CIRC ‘suspends’ itself from ICANN
Canada’s internet registrar – The Canadian Internet Registration Authority (CIRA) – which manages the dot-ca domain space has effectively suspended itself from ICANN. In what seems to be a response to the heavy handed manner in which ICANN works, CIRA issued a open letter to ICANN in which it details issues relating to transparency and accountability that it feels ICANN needs to urgently address. While waiting for these issues to be remedied, CIRA has choosen to
• Suspend its voluntary contribution of funds to ICANN;
• Hold in trust CIRA’s voluntary contributions to ICANN;
• Suspend consideration of any Accountability Framework;
• Decline to host or be a major sponsor of any ICANN event; and
• Cease chairing the ccNSO’s IANA Working Group.
Canada is the 2nd nation to choose to work outside ICANN with the objective of meeting national internet governance goals this year. The other, China, implemented “. . . support for new TLDs (top level domains), written in Chinese, not Roman, characters.” using “. . . Chinese-hosted nameservers independent of ICANN to resolve these addresses”.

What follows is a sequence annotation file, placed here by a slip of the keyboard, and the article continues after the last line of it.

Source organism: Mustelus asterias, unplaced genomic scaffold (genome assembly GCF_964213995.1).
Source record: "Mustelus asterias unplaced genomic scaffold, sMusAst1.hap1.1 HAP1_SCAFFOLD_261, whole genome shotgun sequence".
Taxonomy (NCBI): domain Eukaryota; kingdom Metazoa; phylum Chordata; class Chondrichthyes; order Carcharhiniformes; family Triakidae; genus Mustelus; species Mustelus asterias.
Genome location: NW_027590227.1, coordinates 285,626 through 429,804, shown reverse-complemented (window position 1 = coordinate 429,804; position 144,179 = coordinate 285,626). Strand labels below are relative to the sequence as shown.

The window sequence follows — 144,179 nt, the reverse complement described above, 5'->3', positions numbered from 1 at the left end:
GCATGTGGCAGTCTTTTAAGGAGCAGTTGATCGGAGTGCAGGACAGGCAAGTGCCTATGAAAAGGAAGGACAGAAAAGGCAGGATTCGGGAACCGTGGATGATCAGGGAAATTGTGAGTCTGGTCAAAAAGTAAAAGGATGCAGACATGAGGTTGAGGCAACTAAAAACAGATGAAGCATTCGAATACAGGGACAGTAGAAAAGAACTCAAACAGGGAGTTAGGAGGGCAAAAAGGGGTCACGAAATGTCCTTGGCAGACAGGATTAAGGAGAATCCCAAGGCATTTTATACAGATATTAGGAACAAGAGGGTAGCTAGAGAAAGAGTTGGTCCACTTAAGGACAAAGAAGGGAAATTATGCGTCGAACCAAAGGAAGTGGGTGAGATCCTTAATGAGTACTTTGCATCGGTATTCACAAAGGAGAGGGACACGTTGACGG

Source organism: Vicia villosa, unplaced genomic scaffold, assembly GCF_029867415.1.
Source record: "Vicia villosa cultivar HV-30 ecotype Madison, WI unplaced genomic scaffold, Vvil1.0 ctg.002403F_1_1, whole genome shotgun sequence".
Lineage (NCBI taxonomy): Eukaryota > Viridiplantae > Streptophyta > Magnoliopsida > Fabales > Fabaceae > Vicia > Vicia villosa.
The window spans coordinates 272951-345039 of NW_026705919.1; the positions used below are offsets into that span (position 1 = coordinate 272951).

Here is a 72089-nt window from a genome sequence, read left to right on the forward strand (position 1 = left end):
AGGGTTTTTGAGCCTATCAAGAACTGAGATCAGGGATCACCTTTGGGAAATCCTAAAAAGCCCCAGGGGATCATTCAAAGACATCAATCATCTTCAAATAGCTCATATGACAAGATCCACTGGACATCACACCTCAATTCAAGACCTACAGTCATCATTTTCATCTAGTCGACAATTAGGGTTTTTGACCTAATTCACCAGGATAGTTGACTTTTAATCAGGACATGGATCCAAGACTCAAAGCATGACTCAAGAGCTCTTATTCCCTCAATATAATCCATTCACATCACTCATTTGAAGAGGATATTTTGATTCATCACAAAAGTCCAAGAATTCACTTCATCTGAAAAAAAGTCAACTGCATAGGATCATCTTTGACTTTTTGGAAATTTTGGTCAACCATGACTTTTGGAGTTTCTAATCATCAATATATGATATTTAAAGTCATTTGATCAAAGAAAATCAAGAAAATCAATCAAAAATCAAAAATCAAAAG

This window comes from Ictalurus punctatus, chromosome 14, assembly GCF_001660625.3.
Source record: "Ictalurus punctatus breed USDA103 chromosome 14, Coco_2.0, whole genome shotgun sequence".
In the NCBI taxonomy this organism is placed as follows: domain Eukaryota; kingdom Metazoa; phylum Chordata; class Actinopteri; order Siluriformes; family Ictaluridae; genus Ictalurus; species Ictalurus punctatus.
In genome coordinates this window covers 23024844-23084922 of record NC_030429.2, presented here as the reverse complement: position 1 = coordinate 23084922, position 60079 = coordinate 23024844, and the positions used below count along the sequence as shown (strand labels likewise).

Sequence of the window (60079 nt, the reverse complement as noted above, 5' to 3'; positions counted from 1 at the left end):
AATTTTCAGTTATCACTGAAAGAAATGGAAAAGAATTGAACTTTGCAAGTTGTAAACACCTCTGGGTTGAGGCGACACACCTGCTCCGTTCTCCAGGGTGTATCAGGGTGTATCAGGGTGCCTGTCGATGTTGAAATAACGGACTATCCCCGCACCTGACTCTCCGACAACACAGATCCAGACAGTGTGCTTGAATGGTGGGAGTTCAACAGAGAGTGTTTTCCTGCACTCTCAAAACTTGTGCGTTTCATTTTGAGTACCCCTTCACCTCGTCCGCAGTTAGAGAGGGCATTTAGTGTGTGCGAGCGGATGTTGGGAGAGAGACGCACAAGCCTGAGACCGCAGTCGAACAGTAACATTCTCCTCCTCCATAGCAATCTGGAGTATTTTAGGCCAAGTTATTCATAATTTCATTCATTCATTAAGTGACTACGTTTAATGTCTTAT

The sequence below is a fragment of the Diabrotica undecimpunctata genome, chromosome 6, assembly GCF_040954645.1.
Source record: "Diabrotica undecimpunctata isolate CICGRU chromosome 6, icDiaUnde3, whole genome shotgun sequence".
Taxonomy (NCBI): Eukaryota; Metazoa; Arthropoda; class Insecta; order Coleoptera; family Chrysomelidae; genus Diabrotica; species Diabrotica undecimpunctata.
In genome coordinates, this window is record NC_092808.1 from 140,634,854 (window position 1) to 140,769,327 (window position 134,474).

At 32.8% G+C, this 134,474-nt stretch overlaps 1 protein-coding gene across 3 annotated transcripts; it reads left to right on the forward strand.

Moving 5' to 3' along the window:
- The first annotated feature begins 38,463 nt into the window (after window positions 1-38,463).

The original article announcing this change can be found here. These top level domains effectively only work for users in China and are outside the set of ICANN approved top level domains.
It seems to me that these two situations are only the tip of the iceberg as far as internet governance issues go with ICANN since they represent situations where “the pot has boiled over”. Other issues include the widespread perception indicated by ICANN member nations during this WSIS conference in Tunis in late 2005 that ICANN is US controlled. These nations argued that their interests were better served by moving control of the net to a UN sanctioned body, a proposal that the US effectively sanctioned by shifting “. . . the debate to a new United Nations “Internet Governance Forum” that’s scheduled to meet for the first time next year.”
The fact that China and Canada have choosen to take these very drastic steps does not bode well for ICANN and puts lots of pressure on the organization to come up with some sort of resolution to the major issues being raised by its members. I predicted that ICANN was on the way out and this seems to be yet another blow to that end.